The Highcrest Academy

Sociology

Intent

Our curriculum will inspire students to begin to question the very fabric of their understanding, the norms and values that they have been accustomed to, and aim to dig deeper and question the causes of human and societal behaviours. Through the study of research methods, students will also explore how sociologists create theories and collect empirical data regarding social phenomenon. Our teaching will ensure that students are encouraged to engage with complex questions concerning how society works and provide insights into the relationship between societal institutions and their influence on people. Sociology students will complete our course having fostered an inclusive and global way of thinking, encompassing an enquiring mind that seeks explanations of the origins of ‘everyday life.’

What is Sociology?

Sociology is the study of society, its institutions and the social behaviour of groups of people.

Sociology is a social science, using scientific methods of investigation.  It offers insights into social and cultural issues.  It helps you develop a critical approach to such issues as culture, identity, poverty and crime.  Sociology will provide you with a better understanding of the forces at work in society which influence the experiences and opportunities of groups and individuals.

Who will enjoy Sociology?

Do you?

  • Look around you and wonder why our society is as it is?
  • Enjoy current affairs and watching the news?
  • Get involved in debates but is prepared to be open-minded and listen to new explanations?

Are you?

  • Happy to do independent research?
  • Confident in expressing your opinion?
  • Good at listening to the opinions of others?
  • Able to express your ideas clearly in writing?

If you can answer yes to these questions then Sociology might suit you well.

What Will I Study?

KS5

Year 12

Year 13

Education The role that education plays from different perspectives, the reasons behind differential exam results by gender, ethnicity and social class, and the impact that various governments have had on education over the past 50 years.

Media  Students will look at different perspectives on ownership and control of the media, and will look into contemporary media issues such as cyber-bullying and extremism.  Students will be expected to analyse the role of New Media platforms such as Facebook and Twitter and should be able to outline whether the news is a social construction.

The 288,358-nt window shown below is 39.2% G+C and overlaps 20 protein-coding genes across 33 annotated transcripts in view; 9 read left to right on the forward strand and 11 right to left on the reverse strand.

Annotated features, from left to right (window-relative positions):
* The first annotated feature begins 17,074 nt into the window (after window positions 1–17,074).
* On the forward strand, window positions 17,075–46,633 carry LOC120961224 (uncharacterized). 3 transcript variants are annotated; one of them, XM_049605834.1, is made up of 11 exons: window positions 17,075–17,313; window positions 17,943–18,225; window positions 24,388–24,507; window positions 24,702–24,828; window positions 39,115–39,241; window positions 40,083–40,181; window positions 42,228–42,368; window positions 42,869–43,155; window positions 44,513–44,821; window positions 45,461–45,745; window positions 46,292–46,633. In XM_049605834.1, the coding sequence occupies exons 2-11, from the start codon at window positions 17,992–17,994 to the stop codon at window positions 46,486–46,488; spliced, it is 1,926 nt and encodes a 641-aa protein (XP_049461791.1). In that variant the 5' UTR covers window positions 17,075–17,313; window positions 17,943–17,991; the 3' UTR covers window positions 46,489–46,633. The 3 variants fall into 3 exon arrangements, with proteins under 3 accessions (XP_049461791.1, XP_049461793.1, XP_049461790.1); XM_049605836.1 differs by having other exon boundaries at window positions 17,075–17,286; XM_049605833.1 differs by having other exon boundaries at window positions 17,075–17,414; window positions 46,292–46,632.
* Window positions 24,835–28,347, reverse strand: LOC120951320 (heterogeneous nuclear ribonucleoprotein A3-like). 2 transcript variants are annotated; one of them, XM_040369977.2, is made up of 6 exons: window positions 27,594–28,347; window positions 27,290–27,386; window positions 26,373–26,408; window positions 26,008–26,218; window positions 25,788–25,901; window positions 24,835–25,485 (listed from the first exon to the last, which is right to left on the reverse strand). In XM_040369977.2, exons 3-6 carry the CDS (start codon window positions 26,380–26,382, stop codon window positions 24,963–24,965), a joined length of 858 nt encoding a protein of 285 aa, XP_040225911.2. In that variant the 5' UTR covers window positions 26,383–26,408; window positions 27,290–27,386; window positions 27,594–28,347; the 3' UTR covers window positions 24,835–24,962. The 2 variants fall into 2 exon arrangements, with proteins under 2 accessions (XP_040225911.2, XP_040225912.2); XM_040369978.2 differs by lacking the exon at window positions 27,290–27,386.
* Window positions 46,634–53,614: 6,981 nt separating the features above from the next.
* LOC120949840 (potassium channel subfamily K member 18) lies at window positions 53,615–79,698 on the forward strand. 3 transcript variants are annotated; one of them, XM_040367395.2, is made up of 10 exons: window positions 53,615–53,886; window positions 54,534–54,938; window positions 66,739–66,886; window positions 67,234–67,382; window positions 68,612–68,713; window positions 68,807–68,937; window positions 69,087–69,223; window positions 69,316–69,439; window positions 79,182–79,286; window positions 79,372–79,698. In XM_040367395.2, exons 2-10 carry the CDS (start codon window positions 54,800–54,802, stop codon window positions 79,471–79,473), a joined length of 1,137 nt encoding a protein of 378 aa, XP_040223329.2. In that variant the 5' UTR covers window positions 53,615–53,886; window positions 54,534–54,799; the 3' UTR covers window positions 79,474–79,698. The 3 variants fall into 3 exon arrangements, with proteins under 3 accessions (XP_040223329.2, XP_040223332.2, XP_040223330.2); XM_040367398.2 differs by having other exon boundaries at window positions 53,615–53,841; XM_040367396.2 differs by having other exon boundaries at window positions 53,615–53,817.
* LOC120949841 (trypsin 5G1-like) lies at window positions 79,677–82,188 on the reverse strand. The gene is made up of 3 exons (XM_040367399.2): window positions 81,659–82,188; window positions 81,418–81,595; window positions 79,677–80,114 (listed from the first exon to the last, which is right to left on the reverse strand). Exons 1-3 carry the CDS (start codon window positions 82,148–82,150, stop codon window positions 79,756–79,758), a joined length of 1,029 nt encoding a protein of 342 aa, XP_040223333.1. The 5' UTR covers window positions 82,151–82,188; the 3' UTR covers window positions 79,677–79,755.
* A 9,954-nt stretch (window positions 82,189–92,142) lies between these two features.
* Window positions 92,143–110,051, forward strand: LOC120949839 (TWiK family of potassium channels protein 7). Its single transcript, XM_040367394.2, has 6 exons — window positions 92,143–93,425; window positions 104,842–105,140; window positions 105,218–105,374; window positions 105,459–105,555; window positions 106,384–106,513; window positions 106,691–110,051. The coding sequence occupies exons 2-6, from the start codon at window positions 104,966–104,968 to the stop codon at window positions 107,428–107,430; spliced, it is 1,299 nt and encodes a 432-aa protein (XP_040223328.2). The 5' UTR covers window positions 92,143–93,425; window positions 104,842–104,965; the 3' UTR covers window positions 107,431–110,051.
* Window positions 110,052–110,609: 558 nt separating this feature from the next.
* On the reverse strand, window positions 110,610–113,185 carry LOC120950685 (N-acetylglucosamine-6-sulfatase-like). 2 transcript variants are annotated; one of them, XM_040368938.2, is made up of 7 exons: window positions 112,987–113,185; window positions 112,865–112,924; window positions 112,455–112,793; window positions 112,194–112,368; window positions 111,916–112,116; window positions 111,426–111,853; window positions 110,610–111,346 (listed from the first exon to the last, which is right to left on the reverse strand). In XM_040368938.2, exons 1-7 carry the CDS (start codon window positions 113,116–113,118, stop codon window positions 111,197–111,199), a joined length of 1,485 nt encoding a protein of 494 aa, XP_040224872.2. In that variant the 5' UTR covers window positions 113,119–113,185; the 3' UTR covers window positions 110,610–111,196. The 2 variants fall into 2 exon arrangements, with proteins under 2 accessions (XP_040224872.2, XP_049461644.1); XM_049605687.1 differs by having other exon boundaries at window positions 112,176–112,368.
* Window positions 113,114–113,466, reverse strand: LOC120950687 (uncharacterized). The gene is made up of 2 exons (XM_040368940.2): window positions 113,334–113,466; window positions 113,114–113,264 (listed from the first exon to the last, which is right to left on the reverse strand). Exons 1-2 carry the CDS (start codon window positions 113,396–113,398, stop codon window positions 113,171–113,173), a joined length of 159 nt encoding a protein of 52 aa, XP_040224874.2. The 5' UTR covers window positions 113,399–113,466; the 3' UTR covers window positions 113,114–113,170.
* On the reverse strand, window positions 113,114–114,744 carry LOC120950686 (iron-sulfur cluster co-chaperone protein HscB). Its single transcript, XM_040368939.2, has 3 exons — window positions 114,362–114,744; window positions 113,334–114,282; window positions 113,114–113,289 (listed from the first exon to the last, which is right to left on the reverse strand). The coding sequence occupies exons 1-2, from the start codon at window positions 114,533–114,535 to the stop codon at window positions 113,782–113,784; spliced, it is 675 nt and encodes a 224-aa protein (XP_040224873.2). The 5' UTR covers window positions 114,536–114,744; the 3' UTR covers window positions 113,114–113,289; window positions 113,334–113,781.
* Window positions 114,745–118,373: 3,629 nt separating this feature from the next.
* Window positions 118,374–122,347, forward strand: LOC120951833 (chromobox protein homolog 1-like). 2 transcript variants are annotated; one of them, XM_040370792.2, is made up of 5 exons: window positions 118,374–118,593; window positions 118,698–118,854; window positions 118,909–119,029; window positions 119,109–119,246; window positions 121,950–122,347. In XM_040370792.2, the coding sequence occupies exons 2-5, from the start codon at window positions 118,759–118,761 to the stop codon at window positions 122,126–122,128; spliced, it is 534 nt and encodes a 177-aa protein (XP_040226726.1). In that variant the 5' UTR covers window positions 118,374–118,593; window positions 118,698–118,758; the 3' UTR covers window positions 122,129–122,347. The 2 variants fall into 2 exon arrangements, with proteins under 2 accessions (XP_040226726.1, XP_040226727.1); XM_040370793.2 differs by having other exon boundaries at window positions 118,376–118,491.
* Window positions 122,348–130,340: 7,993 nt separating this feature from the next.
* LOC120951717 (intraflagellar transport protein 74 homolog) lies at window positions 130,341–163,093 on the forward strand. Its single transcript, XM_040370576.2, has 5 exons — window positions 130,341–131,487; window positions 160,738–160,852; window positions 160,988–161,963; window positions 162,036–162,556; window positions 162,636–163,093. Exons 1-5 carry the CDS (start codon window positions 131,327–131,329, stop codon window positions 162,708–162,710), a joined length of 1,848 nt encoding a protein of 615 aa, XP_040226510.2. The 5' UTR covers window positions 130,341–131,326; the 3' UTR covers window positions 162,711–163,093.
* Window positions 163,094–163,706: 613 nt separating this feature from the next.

Families and Households Students will study how families have changed over recent years.  They will look at the decline of religious values in the West and the impact that lower birth rates, an ageing population and high immigration has had upon society.  Students will look at issues such as domestic violence and will study in depth the changing position of children in our society over time, and contrast this with how children are viewed in other cultures.

Crime & Deviance Students will start by studying different theories in as to why people commit crime, and why there is a marked difference in crime rates between genders, social classes and ethnicities in modern Britain.  Globalisation is a key theme and students will look at the impact of the internet and immigration on crime rates.  Students will also study state crimes such as the Armenian and Nazi genocides and look at how countries have responded to such crimes.

Research  Methods Students will learn about the key research methods in Sociology, as well as carrying out small-scale studies.  The ability to evaluate studies is key in this topic area.

Theory and Methods This unit is a synoptic unit, which draws together knowledge from across the specification to look at how Sociological perspectives and research answer the bigger questions.  Students will look at whether Sociology can be considered a Science, and whether it is possible or even desirable to remain value-free.

Students will sit internal mocks at the end of Year 12, and three x two hours external exams to gain the AQA Sociology A level qualification. There is no coursework on this course, although students will gain practical experience by carrying out their own, small-scale research.

For more information, please contact Miss Jordan:

jordana@highcrestacademy.org.uk